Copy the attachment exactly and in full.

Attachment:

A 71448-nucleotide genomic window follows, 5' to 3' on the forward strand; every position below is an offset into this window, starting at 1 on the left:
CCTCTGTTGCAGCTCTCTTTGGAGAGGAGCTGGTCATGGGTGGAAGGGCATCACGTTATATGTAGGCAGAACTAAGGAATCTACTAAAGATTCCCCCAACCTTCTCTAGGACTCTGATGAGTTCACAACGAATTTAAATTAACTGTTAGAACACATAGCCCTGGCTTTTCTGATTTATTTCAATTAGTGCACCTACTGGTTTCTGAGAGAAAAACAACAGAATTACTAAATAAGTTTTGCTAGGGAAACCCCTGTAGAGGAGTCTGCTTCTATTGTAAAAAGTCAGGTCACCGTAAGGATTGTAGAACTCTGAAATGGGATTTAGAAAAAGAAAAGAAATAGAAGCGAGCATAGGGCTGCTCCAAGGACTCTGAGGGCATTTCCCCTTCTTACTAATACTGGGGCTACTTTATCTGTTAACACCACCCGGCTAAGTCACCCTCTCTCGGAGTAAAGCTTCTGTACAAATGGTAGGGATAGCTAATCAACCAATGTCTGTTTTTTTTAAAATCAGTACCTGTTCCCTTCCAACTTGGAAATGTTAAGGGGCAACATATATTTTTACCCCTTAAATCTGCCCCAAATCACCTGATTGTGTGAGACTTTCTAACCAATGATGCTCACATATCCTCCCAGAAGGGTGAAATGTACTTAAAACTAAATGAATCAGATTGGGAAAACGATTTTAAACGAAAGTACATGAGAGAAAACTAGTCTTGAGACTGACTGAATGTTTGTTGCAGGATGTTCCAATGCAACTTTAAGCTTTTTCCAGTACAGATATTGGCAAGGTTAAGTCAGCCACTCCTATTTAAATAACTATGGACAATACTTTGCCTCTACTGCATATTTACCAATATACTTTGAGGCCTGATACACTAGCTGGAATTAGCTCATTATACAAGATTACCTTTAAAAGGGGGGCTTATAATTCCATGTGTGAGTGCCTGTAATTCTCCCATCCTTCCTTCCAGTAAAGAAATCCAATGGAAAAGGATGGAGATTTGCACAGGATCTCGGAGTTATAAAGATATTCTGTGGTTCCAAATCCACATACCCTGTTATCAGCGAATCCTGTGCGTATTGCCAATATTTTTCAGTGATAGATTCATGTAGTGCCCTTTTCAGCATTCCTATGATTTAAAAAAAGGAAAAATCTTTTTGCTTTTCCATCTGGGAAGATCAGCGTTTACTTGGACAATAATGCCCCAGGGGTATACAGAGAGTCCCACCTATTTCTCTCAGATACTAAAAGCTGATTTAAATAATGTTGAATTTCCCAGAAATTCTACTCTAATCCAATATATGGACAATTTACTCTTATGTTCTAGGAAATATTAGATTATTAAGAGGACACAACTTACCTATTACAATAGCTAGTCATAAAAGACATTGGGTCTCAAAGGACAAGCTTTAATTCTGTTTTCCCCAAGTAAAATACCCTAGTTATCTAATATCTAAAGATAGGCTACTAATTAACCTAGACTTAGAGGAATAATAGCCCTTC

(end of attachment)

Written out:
A 71448-nucleotide genomic window follows, 5' to 3' on the forward strand; every position below is an offset into this window, starting at 1 on the left:
CCTCTGTTGCAGCTCTCTTTGGAGAGGAGCTGGTCATGGGTGGAAGGGCATCACGTTATATGTAGGCAGAACTAAGGAATCTACTAAAGATTCCCCCAACCTTCTCTAGGACTCTGATGAGTTCACAACGAATTTAAATTAACTGTTAGAACACATAGCCCTGGCTTTTCTGATTTATTTCAATTAGTGCACCTACTGGTTTCTGAGAGAAAAACAACAGAATTACTAAATAAGTTTTGCTAGGGAAACCCCTGTAGAGGAGTCTGCTTCTATTGTAAAAAGTCAGGTCACCGTAAGGATTGTAGAACTCTGAAATGGGATTTAGAAAAAGAAAAGAAATAGAAGCGAGCATAGGGCTGCTCCAAGGACTCTGAGGGCATTTCCCCTTCTTACTAATACTGGGGCTACTTTATCTGTTAACACCACCCGGCTAAGTCACCCTCTCTCGGAGTAAAGCTTCTGTACAAATGGTAGGGATAGCTAATCAACCAATGTCTGTTTTTTTTAAAATCAGTACCTGTTCCCTTCCAACTTGGAAATGTTAAGGGGCAACATATATTTTTACCCCTTAAATCTGCCCCAAATCACCTGATTGTGTGAGACTTTCTAACCAATGATGCTCACATATCCTCCCAGAAGGGTGAAATGTACTTAAAACTAAATGAATCAGATTGGGAAAACGATTTTAAACGAAAGTACATGAGAGAAAACTAGTCTTGAGACTGACTGAATGTTTGTTGCAGGATGTTCCAATGCAACTTTAAGCTTTTTCCAGTACAGATATTGGCAAGGTTAAGTCAGCCACTCCTATTTAAATAACTATGGACAATACTTTGCCTCTACTGCATATTTACCAATATACTTTGAGGCCTGATACACTAGCTGGAATTAGCTCATTATACAAGATTACCTTTAAAAGGGGGGCTTATAATTCCATGTGTGAGTGCCTGTAATTCTCCCATCCTTCCTTCCAGTAAAGAAATCCAATGGAAAAGGATGGAGATTTGCACAGGATCTCGGAGTTATAAAGATATTCTGTGGTTCCAAATCCACATACCCTGTTATCAGCGAATCCTGTGCGTATTGCCAATATTTTTCAGTGATAGATTCATGTAGTGCCCTTTTCAGCATTCCTATGATTTAAAAAAAGGAAAAATCTTTTTGCTTTTCCATCTGGGAAGATCAGCGTTTACTTGGACAATAATGCCCCAGGGGTATACAGAGAGTCCCACCTATTTCTCTCAGATACTAAAAGCTGATTTAAATAATGTTGAATTTCCCAGAAATTCTACTCTAATCCAATATATGGACAATTTACTCTTATGTTCTAGGAAATATTAGATTATTAAGAGGACACAACTTACCTATTACAATAGCTAGTCATAAAAGACATTGGGTCTCAAAGGACAAGCTTTAATTCTGTTTTCCCCAAGTAAAATACCCTAGTTATCTAATATCTAAAGATAGGCTACTAATTAACCTAGACTTAGAGGAATAATAGCCCTTC